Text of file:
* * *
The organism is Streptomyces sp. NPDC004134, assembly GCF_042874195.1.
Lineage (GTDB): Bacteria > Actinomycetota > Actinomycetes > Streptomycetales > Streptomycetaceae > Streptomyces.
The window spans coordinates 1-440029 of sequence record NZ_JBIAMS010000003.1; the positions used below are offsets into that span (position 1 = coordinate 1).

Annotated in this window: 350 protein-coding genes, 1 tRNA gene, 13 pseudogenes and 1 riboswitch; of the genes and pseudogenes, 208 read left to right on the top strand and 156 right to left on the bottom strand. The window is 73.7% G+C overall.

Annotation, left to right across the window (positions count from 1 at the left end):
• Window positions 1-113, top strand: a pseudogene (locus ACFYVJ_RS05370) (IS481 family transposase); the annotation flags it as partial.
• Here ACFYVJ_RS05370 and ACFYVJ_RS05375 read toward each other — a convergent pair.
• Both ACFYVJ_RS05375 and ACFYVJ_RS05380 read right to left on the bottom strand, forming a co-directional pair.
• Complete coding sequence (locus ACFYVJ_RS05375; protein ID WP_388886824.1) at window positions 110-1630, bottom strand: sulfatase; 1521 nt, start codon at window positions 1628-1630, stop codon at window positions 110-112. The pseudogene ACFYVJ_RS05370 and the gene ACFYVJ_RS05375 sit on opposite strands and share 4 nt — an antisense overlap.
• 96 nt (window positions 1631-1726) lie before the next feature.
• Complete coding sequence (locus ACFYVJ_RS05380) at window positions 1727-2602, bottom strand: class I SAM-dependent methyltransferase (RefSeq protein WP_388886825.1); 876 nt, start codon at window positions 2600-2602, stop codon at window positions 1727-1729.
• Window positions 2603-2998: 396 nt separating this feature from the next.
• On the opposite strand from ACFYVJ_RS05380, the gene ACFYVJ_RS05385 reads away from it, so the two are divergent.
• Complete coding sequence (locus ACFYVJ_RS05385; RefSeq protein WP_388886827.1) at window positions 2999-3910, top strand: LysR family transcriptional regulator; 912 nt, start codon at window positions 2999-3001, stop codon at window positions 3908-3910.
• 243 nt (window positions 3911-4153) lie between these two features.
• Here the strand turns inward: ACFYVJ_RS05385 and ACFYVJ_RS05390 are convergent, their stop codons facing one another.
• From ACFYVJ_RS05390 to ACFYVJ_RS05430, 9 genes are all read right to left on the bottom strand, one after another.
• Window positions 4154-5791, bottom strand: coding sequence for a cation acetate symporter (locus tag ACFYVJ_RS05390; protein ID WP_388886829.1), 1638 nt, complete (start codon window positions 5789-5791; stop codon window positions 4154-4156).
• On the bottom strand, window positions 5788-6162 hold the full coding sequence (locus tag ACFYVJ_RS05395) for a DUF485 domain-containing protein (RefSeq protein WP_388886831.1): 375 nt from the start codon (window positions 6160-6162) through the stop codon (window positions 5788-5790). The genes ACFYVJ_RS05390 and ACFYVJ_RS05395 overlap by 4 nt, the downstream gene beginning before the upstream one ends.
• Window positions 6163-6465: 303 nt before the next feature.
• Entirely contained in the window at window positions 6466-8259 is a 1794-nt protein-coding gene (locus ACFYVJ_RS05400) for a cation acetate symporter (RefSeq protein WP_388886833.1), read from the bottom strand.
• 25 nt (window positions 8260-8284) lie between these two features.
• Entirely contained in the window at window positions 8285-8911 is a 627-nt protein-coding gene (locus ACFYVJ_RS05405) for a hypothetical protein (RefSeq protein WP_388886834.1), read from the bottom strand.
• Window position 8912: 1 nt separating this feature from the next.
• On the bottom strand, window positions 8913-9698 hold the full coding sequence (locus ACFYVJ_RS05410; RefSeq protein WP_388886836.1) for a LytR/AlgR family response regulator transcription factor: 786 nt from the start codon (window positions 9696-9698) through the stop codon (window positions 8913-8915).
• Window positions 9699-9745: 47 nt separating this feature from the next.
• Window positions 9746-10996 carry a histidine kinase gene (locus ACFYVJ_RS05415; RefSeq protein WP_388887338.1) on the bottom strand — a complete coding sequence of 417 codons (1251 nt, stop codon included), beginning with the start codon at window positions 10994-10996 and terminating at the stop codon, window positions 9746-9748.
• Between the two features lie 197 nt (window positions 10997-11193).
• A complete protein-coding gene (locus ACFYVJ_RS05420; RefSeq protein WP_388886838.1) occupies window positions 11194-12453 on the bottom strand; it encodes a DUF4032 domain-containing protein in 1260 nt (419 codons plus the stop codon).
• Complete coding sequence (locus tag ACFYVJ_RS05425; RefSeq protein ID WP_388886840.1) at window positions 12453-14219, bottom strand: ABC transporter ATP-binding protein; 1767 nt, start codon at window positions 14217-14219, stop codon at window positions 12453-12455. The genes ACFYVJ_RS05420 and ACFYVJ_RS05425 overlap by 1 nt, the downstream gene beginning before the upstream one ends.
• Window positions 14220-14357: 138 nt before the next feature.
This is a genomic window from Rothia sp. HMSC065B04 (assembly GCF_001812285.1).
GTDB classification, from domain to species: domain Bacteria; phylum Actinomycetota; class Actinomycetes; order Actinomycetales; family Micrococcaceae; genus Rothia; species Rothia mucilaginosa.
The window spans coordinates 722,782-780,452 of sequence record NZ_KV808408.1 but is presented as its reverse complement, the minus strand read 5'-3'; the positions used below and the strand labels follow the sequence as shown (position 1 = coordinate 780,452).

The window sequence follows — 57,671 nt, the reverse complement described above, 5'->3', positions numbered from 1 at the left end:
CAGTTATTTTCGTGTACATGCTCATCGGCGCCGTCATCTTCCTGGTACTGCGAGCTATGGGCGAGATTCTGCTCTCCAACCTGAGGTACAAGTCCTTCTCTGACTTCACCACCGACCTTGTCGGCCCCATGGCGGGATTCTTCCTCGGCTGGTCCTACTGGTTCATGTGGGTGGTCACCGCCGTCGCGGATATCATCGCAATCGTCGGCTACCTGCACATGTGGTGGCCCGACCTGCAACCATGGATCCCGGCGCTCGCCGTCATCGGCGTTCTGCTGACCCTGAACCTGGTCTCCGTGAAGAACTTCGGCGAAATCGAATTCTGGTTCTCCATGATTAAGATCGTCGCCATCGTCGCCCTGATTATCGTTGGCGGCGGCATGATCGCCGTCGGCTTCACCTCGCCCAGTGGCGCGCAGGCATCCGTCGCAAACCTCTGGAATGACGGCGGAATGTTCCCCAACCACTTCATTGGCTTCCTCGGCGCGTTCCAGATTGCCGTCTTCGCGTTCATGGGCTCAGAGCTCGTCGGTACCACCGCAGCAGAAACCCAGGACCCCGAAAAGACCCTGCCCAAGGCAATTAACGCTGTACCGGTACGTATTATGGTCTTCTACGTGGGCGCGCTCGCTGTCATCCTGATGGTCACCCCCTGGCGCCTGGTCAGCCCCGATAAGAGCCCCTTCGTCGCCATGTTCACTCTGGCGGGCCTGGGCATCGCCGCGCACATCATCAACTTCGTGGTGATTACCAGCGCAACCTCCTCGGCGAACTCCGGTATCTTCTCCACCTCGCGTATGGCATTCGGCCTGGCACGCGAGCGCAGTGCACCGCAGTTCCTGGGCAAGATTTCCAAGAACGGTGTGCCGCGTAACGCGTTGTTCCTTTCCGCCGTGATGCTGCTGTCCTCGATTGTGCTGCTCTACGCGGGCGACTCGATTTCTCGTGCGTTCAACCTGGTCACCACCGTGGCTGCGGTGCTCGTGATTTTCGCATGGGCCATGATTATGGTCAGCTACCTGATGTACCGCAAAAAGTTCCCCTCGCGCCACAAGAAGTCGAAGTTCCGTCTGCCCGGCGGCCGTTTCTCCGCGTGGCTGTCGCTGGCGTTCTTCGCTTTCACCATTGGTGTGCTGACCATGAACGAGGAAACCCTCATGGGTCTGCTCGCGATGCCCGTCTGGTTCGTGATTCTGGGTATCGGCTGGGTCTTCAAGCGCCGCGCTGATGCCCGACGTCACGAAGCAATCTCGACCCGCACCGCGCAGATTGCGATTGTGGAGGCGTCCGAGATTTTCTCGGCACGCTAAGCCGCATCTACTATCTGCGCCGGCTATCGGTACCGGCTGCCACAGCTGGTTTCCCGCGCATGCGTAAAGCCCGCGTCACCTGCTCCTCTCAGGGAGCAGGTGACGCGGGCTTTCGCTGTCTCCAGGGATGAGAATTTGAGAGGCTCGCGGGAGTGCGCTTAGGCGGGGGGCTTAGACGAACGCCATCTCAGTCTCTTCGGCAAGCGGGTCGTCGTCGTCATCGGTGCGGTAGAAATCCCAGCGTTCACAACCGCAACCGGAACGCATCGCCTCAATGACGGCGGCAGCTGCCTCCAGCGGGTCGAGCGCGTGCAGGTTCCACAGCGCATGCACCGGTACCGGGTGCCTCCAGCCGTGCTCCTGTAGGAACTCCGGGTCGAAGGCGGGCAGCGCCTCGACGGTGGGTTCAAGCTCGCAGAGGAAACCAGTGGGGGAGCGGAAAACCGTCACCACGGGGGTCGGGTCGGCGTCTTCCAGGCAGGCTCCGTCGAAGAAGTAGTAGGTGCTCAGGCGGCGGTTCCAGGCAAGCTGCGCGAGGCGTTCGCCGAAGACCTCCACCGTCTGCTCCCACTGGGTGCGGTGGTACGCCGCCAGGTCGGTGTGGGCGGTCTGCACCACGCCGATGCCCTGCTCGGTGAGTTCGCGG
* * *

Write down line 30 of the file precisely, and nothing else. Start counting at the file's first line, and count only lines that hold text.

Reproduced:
• Complete coding sequence (locus tag ACFYVJ_RS05425; RefSeq protein ID WP_388886840.1) at window positions 12453-14219, bottom strand: ABC transporter ATP-binding protein; 1767 nt, start codon at window positions 14217-14219, stop codon at window positions 12453-12455. The genes ACFYVJ_RS05420 and ACFYVJ_RS05425 overlap by 1 nt, the downstream gene beginning before the upstream one ends.